What: Digital scholarship: Intersection, Scale, and Social Machines
Who: David De Roure
When: 17:15—18:15, Monday 11 December 2017
Where: Wolfson College: Leonard Wolfson Auditorium (map)
Access: open to all
Registration: not required
One of my earliest memories of television was James Burke’s series Connections. It was fascinating yet accessible: each episode explored technology, history, science and society, jumping across topics based on historical connections or charming coincidences. One episode started with the stone fireplace and ended with Concorde.
In a digital utopia, we would each be our own James Burke, creating and sharing intellectual journeys by following the connections that interest us. We are not there yet. Many very valuable databases exist online, but the connections between them are obscured rather than celebrated, and this is an obstacle for anyone using those data in education or research. In a previous post I described the problems that come from the fact that things have different names in different databases, and described a semantic web approach to link them together.
Building on this approach, web applications can help people create their own stories; choosing their own path through sources of reliable information, building unexpected connections. In this post I describe three design principles behind these applications. Let’s start with a story.
What: The artist sleeps and the audience performs
Who: Menaka PP Bora, David de Min, and Sebastiano Ludovico
When: 13:00—14:00, Monday 27 November 2017
Where: Weston Library Lecture Theatre (map)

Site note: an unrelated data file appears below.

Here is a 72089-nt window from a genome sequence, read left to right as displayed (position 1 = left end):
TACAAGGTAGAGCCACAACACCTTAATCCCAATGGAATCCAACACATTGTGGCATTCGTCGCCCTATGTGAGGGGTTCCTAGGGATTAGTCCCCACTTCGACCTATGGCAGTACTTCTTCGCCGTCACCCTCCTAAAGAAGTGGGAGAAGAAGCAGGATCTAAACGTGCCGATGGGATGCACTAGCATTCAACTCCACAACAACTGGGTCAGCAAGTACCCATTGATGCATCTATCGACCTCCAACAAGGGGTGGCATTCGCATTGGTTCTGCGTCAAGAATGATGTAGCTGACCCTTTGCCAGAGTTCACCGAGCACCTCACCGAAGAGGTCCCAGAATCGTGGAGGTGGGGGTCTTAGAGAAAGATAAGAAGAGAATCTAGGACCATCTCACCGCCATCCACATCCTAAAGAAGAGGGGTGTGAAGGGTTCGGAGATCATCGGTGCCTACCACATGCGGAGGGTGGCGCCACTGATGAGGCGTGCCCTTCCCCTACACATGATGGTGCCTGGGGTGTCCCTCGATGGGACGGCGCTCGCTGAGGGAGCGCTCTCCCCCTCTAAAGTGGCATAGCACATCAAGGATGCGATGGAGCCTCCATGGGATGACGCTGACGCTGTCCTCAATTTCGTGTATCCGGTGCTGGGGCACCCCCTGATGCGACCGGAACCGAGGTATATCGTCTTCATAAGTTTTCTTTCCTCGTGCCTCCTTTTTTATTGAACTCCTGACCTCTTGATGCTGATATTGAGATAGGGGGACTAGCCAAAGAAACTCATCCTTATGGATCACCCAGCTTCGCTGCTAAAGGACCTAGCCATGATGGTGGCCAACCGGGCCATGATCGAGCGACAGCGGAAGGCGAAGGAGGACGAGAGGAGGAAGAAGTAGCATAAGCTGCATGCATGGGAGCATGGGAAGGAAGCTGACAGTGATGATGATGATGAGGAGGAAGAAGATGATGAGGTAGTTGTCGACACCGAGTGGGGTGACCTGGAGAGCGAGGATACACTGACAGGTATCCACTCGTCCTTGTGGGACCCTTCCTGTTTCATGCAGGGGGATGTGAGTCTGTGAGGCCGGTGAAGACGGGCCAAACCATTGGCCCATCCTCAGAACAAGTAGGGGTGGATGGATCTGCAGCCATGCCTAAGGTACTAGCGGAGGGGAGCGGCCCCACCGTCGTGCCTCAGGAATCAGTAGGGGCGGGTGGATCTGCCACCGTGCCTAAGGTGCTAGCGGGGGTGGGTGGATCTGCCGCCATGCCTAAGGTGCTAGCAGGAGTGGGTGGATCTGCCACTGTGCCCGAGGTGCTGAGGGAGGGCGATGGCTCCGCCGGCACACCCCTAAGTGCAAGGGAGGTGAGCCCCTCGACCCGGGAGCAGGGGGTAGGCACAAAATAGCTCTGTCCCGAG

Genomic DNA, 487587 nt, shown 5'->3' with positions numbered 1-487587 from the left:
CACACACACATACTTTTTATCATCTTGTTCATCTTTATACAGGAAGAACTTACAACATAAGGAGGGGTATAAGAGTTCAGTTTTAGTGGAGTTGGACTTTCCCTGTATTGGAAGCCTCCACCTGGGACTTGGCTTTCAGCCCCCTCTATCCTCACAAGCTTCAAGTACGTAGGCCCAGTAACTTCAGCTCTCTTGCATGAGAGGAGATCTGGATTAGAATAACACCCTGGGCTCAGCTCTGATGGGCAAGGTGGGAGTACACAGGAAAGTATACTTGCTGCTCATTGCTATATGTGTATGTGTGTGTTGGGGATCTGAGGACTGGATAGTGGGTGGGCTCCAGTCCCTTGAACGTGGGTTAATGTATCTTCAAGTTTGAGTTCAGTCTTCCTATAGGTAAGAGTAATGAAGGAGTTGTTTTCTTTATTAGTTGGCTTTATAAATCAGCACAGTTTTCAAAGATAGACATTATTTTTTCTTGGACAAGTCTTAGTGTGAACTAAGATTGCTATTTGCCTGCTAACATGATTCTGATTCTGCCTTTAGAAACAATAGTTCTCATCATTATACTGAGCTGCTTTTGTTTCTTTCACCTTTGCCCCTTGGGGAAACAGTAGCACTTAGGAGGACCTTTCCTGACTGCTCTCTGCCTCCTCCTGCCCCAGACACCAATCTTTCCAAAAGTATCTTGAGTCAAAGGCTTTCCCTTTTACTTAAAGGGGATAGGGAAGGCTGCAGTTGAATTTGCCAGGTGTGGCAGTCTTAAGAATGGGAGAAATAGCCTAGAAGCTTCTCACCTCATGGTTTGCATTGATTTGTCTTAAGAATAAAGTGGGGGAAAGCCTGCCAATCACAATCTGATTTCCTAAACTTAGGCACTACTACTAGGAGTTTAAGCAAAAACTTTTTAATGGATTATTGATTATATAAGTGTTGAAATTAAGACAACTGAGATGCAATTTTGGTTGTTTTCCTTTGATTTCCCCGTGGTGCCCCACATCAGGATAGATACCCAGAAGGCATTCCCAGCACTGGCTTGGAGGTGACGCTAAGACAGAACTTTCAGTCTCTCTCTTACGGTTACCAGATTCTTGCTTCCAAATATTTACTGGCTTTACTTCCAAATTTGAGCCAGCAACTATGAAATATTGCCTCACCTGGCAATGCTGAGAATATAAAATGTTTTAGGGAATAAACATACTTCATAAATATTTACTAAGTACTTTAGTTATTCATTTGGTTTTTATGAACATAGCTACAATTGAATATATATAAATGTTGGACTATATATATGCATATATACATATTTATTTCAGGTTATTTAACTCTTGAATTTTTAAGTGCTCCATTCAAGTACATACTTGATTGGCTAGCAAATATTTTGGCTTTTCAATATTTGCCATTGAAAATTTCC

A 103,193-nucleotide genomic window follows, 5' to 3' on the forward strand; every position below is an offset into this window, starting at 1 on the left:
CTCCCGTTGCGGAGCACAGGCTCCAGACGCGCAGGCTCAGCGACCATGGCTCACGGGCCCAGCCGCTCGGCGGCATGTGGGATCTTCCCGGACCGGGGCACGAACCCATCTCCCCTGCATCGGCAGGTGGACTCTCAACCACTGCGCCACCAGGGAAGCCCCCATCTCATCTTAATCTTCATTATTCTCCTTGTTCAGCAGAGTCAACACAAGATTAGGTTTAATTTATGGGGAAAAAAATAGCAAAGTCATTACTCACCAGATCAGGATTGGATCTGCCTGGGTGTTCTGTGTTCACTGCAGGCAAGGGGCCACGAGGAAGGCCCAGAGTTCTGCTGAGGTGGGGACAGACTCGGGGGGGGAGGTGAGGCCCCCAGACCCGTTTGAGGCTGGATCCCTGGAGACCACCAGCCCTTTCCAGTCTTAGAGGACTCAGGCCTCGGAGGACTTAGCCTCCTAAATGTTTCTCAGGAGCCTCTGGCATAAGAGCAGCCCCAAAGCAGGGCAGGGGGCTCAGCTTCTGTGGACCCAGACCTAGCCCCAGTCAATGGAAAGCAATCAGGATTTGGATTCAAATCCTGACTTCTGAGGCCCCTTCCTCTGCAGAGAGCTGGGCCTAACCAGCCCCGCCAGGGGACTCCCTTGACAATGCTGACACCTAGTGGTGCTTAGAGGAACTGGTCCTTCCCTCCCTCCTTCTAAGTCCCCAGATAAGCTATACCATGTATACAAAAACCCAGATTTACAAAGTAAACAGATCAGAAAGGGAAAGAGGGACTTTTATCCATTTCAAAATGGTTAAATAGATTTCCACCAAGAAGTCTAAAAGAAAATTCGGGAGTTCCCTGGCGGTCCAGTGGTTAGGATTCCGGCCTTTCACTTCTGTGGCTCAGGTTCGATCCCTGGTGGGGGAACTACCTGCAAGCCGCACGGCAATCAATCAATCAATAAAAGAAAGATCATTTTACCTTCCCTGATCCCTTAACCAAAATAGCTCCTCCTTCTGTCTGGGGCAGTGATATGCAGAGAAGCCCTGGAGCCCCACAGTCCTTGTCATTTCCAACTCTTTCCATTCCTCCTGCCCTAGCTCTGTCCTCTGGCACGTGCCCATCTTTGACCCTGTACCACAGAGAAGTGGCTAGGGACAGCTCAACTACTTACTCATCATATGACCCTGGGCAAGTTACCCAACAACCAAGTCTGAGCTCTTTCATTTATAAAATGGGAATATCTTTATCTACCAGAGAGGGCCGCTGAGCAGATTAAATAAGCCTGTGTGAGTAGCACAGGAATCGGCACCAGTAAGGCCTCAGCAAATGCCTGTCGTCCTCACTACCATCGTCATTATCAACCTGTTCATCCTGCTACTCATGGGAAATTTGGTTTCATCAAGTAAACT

Access: open to all
Blending technology and performance art for new experiences in viewing Bodleian collections
This performance talk highlights a new way for people to experience and interpret visual arts collections through performance and the latest technology in mobile apps, Velapp, the ‘world’s most natural video editor’. The talk uses Velapp to explore the challenges and opportunities posed by new technology on artistic responses to heritage collections.
During the talk the audience is invited to play with a sample Velapp mobile phone app, learning to shoot film and simultaneously edit while enjoying the performance of items from the Bodleian’s collections. This technological intervention enables members of the audience to produce mobile films while they watch the performance, editing as they continue to film. The experience becomes more entertaining and immersive.
This performance talk is hosted by the Centre for Digital Scholarship as part of the Research Uncovered series of public talks.
Please note that these workshops are now fully subscribed for this academic year, 2017–2018. To express an interest in future workshops, please email Pip Willcox.